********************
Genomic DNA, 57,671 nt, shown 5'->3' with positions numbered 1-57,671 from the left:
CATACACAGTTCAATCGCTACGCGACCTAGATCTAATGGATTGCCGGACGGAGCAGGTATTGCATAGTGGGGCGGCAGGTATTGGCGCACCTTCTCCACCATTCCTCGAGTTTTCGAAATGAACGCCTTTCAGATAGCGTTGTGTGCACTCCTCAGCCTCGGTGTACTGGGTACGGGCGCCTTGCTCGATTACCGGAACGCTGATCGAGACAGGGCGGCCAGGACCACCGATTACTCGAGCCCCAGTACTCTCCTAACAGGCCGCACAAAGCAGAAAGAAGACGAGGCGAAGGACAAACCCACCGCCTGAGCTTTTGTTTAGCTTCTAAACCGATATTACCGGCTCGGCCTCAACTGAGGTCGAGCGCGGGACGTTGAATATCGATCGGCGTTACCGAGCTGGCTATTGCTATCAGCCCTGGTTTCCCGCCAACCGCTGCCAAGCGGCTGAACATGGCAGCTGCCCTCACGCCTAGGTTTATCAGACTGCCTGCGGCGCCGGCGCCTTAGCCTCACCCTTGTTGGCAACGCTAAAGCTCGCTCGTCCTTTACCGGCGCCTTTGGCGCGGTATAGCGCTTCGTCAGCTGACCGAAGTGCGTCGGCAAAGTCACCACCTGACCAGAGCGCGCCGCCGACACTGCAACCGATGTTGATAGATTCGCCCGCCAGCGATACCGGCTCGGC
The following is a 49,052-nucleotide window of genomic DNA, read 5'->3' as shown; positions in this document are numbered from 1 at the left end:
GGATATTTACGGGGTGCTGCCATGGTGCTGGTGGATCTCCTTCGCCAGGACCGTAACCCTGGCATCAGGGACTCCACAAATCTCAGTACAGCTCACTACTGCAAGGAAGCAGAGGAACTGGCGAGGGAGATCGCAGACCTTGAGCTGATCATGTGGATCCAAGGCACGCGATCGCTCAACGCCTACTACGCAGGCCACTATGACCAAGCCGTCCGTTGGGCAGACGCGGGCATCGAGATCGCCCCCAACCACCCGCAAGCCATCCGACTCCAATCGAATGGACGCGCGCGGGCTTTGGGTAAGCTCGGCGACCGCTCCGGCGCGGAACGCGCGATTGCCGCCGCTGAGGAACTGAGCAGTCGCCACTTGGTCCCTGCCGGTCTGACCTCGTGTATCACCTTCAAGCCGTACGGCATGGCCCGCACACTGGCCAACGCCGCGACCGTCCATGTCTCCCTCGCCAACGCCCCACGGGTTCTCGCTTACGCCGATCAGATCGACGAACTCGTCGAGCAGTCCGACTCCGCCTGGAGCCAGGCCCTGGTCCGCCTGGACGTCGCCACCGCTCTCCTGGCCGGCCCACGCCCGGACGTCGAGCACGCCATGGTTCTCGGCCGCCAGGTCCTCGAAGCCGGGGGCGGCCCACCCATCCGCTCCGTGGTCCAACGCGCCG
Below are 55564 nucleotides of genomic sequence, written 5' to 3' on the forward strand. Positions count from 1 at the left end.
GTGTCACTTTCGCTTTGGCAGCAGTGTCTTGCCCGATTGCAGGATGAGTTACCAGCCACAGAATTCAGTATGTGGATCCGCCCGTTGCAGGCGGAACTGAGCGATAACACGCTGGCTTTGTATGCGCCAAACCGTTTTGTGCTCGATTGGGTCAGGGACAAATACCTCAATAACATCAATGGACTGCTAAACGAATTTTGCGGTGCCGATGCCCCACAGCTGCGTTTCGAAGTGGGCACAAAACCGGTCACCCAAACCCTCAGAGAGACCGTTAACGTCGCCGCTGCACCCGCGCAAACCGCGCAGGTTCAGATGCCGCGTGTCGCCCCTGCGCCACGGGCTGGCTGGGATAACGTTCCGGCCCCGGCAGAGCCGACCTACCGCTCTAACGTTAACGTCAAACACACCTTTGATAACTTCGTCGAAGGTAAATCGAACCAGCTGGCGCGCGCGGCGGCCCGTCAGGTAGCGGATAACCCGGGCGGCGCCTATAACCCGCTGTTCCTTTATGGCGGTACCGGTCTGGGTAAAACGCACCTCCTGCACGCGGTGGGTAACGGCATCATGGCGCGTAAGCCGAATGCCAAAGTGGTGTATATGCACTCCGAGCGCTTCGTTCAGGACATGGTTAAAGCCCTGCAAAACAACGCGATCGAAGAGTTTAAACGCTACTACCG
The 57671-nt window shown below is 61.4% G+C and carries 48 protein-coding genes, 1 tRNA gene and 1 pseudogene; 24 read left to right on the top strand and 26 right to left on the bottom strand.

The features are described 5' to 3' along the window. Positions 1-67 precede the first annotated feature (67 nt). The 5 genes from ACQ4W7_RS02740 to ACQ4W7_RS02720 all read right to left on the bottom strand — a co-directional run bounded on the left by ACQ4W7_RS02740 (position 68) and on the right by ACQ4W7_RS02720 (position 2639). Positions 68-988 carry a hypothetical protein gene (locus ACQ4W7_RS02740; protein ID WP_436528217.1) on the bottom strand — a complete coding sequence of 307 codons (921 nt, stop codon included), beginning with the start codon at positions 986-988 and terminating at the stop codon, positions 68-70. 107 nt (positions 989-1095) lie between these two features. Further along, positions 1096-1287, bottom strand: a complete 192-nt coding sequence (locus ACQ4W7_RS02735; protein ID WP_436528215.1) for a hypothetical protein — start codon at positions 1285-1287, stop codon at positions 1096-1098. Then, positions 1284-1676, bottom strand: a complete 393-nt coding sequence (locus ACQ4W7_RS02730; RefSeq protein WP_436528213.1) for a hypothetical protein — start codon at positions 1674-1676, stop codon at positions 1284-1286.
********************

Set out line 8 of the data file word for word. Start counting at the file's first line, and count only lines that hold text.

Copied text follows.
The features are described 5' to 3' along the window. Positions 1-67 precede the first annotated feature (67 nt). The 5 genes from ACQ4W7_RS02740 to ACQ4W7_RS02720 all read right to left on the bottom strand — a co-directional run bounded on the left by ACQ4W7_RS02740 (position 68) and on the right by ACQ4W7_RS02720 (position 2639). Positions 68-988 carry a hypothetical protein gene (locus ACQ4W7_RS02740; protein ID WP_436528217.1) on the bottom strand — a complete coding sequence of 307 codons (921 nt, stop codon included), beginning with the start codon at positions 986-988 and terminating at the stop codon, positions 68-70. 107 nt (positions 989-1095) lie between these two features. Further along, positions 1096-1287, bottom strand: a complete 192-nt coding sequence (locus ACQ4W7_RS02735; protein ID WP_436528215.1) for a hypothetical protein — start codon at positions 1285-1287, stop codon at positions 1096-1098. Then, positions 1284-1676, bottom strand: a complete 393-nt coding sequence (locus ACQ4W7_RS02730; RefSeq protein WP_436528213.1) for a hypothetical protein — start codon at positions 1674-1676, stop codon at positions 1284-1286.